PRODUCTIVITY COMMISSION REPORT EXPOSES FALLING GOVERNMENT SUPPORT FOR GPs AND THEIR PATIENTS
The Productivity Commission’s 2020 Report on Government Services (RoGS) has exposed Government neglect of general practice by revealing that per capita Commonwealth funding for general practice and GPs is going backwards.
AMA President, Dr Tony Bartone, said today that the RoGS report shows that expenditure per person on general practice was $391 per person in 2018-19, which is a decrease in real terms from $395 per person in 2017-18.
“The needs of GPs and their patients are being left behind,” Dr Bartone said.
“Per capita spending on general practice is falling at a time when GPs face a rapidly growing workload due to the ageing population and the increasing complexity of conditions, many of them chronic, that patients are experiencing.
“The Government says it continues to believe in the value of general practice, but this report shows that it is failing to back this up with the necessary investment.
“The funding shortfall has hit GPs and general practice hard because it came on top of an extended period of Government freezing of Medicare rebates, which threatened the viability and livelihoods of many practices.
“The Government must acknowledge the compounding effect of under-investment in general practice over many years and increase funding immediately.”
Dr Bartone said that the Medicare Benefits Schedule (MBS) General Practice and Primary Care Clinical Committee (GPPCCC) last year released its draft report, which called for greater funding for general practice.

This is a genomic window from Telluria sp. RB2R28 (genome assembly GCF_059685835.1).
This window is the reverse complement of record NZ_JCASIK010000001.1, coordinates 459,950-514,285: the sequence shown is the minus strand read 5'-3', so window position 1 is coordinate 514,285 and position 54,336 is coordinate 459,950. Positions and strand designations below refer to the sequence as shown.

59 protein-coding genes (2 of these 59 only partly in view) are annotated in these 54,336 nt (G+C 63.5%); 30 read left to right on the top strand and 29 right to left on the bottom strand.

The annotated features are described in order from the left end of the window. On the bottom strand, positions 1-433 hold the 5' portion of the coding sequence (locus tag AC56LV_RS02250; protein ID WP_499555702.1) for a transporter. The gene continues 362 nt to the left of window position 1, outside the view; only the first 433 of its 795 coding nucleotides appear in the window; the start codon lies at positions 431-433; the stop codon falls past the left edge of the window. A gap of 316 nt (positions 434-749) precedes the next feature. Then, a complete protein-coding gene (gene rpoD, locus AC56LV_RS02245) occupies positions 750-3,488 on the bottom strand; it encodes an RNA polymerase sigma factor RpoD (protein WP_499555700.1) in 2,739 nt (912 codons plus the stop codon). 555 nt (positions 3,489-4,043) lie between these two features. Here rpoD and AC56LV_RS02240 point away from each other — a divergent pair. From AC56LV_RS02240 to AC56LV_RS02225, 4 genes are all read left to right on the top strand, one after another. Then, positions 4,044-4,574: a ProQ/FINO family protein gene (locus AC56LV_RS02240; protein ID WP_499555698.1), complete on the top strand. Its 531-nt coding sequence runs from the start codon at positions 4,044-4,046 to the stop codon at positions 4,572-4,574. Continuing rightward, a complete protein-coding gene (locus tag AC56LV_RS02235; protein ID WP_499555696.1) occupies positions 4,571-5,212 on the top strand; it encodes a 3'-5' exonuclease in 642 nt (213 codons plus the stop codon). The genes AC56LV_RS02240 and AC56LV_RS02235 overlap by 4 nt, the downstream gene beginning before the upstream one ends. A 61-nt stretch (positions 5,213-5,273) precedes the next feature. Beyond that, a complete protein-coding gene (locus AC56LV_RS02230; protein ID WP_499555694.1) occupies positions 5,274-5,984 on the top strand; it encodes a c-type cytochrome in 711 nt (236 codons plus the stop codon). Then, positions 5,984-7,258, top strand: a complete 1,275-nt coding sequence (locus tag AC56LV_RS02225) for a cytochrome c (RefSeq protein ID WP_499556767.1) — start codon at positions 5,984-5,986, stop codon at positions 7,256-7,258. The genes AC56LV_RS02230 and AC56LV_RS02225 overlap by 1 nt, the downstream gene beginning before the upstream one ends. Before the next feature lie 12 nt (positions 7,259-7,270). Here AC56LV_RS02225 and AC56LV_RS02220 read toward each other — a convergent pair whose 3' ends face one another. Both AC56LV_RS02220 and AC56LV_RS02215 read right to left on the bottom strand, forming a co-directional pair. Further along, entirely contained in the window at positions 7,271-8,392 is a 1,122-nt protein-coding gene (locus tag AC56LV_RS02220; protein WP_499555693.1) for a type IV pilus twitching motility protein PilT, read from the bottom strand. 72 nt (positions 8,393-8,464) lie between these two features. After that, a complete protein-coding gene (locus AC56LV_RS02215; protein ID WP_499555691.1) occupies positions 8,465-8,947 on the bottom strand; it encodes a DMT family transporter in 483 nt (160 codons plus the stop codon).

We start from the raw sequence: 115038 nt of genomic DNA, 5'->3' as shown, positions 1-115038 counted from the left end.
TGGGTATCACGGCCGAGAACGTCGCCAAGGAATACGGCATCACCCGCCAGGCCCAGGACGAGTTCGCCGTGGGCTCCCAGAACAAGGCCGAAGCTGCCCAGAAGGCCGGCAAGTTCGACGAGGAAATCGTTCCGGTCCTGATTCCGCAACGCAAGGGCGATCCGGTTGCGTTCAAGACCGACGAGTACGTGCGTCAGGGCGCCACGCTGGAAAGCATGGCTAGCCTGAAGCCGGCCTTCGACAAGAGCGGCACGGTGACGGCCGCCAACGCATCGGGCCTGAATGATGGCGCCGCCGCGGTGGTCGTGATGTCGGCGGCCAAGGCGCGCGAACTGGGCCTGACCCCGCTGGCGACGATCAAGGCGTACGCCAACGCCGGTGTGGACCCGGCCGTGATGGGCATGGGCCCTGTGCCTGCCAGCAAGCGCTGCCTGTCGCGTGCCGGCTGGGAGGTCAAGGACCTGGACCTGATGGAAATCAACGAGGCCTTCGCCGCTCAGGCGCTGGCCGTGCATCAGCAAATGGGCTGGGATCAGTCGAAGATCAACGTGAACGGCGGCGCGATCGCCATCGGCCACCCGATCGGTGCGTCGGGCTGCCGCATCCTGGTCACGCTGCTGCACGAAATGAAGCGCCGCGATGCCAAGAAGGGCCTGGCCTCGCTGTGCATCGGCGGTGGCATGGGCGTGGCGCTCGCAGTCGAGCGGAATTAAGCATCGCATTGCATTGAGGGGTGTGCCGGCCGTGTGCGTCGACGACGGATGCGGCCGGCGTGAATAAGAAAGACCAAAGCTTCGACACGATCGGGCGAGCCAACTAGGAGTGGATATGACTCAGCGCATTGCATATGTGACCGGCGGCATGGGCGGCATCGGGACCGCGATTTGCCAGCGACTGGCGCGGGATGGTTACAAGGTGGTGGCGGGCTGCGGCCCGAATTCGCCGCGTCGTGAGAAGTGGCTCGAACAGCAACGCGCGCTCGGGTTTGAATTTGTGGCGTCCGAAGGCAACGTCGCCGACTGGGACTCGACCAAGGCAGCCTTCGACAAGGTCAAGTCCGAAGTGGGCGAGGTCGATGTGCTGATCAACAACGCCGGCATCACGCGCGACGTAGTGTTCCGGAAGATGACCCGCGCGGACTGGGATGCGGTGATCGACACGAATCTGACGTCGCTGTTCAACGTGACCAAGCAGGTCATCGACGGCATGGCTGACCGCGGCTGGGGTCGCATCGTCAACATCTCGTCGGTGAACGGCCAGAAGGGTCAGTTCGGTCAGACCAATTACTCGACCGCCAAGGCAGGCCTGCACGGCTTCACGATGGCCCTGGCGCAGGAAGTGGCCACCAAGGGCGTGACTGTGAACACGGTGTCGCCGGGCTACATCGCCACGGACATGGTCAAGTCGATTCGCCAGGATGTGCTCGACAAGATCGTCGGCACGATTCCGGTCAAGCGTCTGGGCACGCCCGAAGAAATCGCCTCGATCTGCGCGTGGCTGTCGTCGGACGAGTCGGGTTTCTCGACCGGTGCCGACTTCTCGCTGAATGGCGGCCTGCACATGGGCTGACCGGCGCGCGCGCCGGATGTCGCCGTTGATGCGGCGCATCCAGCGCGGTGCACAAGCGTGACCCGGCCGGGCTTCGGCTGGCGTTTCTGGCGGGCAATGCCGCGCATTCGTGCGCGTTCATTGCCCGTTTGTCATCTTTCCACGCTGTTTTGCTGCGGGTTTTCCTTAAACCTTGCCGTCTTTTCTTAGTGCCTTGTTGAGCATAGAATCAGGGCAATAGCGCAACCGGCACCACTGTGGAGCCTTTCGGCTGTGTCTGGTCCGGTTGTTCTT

“The Government announced some welcome additional funding for general practice in last year’s Budget, but it still falls woefully short of what is needed to support general practice to meet patient needs and demands in the coming years and decades,” Dr Bartone said.
“General practice is the most cost-effective part of the health system. GPs keep people out of hospital.
“But the RoGS report shows that there were about 2.9 million presentations to public hospital emergency departments that could have and should have been handled by GPs. Significant investment is needed to allow general practice to take this pressure off overstretched hospitals.
“The RoGS report highlights the worth and effectiveness of general practice with an extremely high satisfaction rate with GP services. More than 90 per cent of patients reported that their GP listened closely to them, showed them respect, and spent enough time with them.
“The report also found that only 3.4 per cent of the population reported delaying or not visiting a GP in the previous 12 months due to cost, and over 80 per cent of patients felt that they could get a GP appointment within an acceptable timeframe. Almost 75 per cent of patients seeking urgent GP care could get an appointment within 24 hours.”
The AMA outlines its plan to better support general practice in its 2020-21 Pre-Budget Submission, which is available at https://ama.com.au/AMA_Budget_Submission_2020_21.pdf
5 February 2020
CONTACT: John Flannery 02 6270 5477 / 0419 494 761
Published: 05 Feb 2020